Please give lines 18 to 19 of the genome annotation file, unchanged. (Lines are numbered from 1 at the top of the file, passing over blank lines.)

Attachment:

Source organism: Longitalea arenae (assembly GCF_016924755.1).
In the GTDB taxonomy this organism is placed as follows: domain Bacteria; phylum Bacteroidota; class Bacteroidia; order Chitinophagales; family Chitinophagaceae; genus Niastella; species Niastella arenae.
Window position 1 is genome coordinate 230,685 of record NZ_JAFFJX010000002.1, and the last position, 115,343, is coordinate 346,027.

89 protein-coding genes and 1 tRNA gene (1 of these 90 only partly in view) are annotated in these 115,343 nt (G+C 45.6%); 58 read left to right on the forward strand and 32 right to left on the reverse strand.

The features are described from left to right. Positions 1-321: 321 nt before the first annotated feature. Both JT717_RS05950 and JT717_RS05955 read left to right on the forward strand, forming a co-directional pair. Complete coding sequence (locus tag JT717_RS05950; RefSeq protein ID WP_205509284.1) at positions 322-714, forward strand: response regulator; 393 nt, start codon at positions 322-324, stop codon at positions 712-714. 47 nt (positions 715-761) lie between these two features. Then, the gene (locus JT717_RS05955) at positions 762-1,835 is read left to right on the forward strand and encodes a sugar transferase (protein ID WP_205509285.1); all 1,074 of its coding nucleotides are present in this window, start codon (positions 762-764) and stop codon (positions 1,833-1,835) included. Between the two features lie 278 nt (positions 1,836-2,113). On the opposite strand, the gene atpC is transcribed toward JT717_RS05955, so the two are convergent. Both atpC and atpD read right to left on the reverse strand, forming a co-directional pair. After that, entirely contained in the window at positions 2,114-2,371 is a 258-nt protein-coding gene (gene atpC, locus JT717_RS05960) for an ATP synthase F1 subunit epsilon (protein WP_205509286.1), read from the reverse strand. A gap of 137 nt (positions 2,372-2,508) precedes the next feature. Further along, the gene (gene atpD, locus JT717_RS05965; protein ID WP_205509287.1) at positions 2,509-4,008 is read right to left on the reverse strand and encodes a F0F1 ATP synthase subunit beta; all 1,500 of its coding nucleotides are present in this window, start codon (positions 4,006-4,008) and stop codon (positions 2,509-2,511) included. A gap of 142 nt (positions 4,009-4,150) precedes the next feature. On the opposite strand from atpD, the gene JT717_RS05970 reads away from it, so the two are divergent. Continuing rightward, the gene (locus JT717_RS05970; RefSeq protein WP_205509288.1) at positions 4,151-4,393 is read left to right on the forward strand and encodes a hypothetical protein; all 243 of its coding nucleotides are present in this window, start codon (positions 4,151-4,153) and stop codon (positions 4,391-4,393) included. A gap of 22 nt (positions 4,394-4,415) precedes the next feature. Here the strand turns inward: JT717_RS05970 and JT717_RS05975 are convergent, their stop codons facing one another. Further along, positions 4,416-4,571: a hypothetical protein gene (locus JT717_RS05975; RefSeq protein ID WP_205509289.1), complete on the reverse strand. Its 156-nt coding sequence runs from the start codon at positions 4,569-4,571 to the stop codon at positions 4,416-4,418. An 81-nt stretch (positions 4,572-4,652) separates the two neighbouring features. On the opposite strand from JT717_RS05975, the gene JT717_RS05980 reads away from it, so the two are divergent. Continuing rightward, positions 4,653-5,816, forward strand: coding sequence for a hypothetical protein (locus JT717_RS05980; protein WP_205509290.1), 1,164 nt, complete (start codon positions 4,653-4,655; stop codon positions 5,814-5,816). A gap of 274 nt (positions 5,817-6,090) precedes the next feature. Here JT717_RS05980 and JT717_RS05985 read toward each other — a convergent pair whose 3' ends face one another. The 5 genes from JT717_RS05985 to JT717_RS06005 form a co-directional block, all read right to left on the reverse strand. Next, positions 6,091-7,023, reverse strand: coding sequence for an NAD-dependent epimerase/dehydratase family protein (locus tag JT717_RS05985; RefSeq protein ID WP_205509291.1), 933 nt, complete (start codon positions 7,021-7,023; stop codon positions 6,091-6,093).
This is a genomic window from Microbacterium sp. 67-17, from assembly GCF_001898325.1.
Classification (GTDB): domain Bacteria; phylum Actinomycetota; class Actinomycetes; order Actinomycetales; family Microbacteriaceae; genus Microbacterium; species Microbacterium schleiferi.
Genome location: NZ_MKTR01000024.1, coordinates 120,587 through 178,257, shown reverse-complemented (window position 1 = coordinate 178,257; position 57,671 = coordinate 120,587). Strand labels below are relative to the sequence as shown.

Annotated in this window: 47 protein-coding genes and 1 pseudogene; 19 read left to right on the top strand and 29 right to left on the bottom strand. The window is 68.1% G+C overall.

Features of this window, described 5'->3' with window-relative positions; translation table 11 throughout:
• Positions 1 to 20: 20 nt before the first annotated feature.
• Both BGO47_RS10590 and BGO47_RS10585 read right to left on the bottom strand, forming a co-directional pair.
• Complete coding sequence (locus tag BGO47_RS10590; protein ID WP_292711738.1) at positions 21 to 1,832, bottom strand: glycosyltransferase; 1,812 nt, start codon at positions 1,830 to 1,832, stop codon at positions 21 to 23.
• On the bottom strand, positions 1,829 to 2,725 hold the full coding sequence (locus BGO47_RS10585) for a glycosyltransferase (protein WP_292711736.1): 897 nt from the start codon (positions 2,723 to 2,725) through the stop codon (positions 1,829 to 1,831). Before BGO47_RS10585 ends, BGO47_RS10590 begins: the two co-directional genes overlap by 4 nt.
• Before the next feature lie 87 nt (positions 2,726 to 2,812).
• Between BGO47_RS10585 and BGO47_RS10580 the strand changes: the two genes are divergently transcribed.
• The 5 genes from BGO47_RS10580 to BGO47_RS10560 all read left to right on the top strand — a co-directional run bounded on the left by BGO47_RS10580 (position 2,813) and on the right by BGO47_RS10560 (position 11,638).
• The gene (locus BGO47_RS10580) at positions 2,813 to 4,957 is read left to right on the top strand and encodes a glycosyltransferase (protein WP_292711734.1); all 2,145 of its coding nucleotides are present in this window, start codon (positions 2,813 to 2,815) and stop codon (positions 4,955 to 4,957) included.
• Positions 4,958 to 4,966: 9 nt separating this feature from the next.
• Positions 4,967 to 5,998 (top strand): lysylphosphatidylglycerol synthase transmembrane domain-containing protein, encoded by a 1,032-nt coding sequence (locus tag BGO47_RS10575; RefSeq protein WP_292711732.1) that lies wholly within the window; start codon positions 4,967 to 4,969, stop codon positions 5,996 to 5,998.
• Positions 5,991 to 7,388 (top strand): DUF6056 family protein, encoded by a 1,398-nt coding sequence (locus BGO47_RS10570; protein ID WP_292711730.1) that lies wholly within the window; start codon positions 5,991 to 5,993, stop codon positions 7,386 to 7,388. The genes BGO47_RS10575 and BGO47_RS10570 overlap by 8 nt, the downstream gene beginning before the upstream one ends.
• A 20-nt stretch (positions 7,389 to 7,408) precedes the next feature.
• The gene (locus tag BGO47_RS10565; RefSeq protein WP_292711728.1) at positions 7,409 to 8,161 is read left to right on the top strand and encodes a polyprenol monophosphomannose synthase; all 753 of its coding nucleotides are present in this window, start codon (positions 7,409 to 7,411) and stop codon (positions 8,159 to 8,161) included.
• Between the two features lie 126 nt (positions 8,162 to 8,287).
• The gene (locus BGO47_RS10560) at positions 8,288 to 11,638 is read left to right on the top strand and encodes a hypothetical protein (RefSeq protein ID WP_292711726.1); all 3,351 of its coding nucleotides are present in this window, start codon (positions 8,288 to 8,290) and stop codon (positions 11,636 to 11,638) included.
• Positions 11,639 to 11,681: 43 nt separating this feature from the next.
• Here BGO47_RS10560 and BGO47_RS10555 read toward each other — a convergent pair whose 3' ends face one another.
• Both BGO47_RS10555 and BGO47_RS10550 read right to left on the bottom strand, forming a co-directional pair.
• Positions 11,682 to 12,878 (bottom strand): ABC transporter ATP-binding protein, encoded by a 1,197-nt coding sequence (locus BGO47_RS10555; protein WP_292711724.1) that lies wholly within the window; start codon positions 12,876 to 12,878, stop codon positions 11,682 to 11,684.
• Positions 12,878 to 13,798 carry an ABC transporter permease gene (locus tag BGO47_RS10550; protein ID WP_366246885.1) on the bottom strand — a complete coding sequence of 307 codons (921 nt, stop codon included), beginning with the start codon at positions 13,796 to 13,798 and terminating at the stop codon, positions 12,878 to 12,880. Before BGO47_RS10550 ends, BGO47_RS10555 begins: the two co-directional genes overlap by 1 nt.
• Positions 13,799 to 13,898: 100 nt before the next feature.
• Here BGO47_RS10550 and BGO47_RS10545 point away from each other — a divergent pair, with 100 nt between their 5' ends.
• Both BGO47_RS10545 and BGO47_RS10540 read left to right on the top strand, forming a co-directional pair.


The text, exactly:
• The gene (locus BGO47_RS10580) at positions 2,813 to 4,957 is read left to right on the top strand and encodes a glycosyltransferase (protein WP_292711734.1); all 2,145 of its coding nucleotides are present in this window, start codon (positions 2,813 to 2,815) and stop codon (positions 4,955 to 4,957) included.
• Positions 4,958 to 4,966: 9 nt separating this feature from the next.